As the dog days of summer wind down, I think it’s only appropriate that I tell a dog story of my own.
It starts with a client of mine who is a dog crusader with a cause. She’s written seven books about it, and just released a new one. Her passion, as if you haven’t figured it out by now, is animal rescue – specifically dogs from animal shelters. It’s a reasonably narrow cause, but she has been getting a great deal of attention, and October is going to be even bigger for her. You see, October is national Adopt-a-Shelter-Dog Month, sponsored by the American Society for the Prevention of Cruelty to Animals (ASPCA). For our client, it’s a month made in heaven for her message.
So far, her print campaign has produced several interviews, several requests from specialty publications for bylined articles from her, and we are gearing up for some potential TV interviews as October grows closer.
That’s not to say her campaign wasn’t getting interest prior to the announcement of Adopt-a-Shelter-Dog Month, but there is a more universal point to be made here. If one is enterprising enough, it is extremely easy to research and discover a “holiday” of sorts related to just about any topic, cause or company.
There are days set aside to commemorate the anniversaries of Civil War battles, the invention of popcorn, birthdays of dead celebrities, the invention of the rotary engine and just about anything you could possibly imagine. There is even a printed resource, Chase’s Calendar of Events published by McGraw Hill (www.mcgraw-hill.com), filled with literally thousands of listings for holidays from the ridiculous to the sublime. Also, don’t be afraid to do some creative Google searching to find out if there are any “holidays” related to your message. You may be surprised with what you find.
For instance, National Teen Driving Safety Week is in October this year, and it focuses on getting teens to reduce distractions while driving, such as the use of cell phones and PDAs. We’ve used this week to help a few clients get their messages out to the public. One such message was about trackable car GPS systems and was aimed at keeping teens safe on the road. For another client, we pitched their message about responsibility being one of the traits of a successful teenager, which was a great fit for the Teen Driving Safety Week. The key thing was to use the date as a way to help focus on a message that was relevant to BOTH the audience for the holiday and the intended audience for the client’s message.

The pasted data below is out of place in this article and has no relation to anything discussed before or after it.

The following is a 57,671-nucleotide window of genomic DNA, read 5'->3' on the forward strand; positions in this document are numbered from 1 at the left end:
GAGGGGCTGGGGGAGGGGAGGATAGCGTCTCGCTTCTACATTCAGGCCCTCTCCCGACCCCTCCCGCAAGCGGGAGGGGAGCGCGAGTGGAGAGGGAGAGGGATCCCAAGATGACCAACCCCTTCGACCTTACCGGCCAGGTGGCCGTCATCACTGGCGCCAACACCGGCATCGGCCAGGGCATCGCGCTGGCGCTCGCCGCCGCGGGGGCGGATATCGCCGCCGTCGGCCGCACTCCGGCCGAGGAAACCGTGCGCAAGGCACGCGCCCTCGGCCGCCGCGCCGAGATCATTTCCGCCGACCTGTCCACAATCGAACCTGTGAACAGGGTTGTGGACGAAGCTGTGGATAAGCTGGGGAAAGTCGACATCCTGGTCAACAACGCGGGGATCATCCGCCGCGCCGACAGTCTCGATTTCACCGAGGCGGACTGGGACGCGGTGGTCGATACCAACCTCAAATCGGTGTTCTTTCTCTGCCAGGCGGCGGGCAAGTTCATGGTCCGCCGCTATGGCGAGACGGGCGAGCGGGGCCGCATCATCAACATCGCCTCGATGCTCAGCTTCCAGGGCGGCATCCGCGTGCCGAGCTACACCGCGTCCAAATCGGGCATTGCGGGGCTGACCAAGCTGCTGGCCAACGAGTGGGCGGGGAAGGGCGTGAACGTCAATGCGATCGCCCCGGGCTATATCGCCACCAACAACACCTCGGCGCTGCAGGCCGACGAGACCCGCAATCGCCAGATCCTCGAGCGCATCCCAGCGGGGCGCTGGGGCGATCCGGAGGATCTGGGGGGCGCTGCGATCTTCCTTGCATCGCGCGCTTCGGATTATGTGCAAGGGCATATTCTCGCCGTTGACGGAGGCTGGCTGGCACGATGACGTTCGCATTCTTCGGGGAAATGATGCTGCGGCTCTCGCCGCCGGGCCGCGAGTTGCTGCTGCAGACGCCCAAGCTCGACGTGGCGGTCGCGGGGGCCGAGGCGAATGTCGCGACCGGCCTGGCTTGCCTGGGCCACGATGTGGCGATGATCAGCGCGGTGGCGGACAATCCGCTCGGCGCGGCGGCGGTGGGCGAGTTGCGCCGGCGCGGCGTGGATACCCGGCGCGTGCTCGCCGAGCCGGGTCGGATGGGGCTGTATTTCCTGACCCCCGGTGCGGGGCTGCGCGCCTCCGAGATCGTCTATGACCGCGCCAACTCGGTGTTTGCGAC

With our dog expert, national Adopt-a-Shelter-Dog Month was ready-made, but that doesn’t mean it was a simple process.
We planned many weeks in advance to hit the long lead publications in late July with a written article and pitch for the client, which is already resulting in coverage in those outlets in October when they arrive at the newsstands. Moreover, we will begin to pitch her for TV interviews nationally about four weeks prior to October 1st, helping producers to plan their potential segments in a comfortable time frame. Finally, we are updating the print article to reflect the timeliness of the event for when we hit the short lead outlets the week prior to October 1st. So, it’s not enough to have a good “holiday” to co-opt for your campaign. You have to plan far enough in advance to take advantage of it.
Finally, you need to be completely ready – and available – to face the press once the campaign begins.
So find the holiday that relates to your message, whether it is for your book or product, and then plan carefully to execute your PR tactics around that date. It might take an evergreen campaign pitch and make it instantly relevant to everyone simply because it appears on the calendar.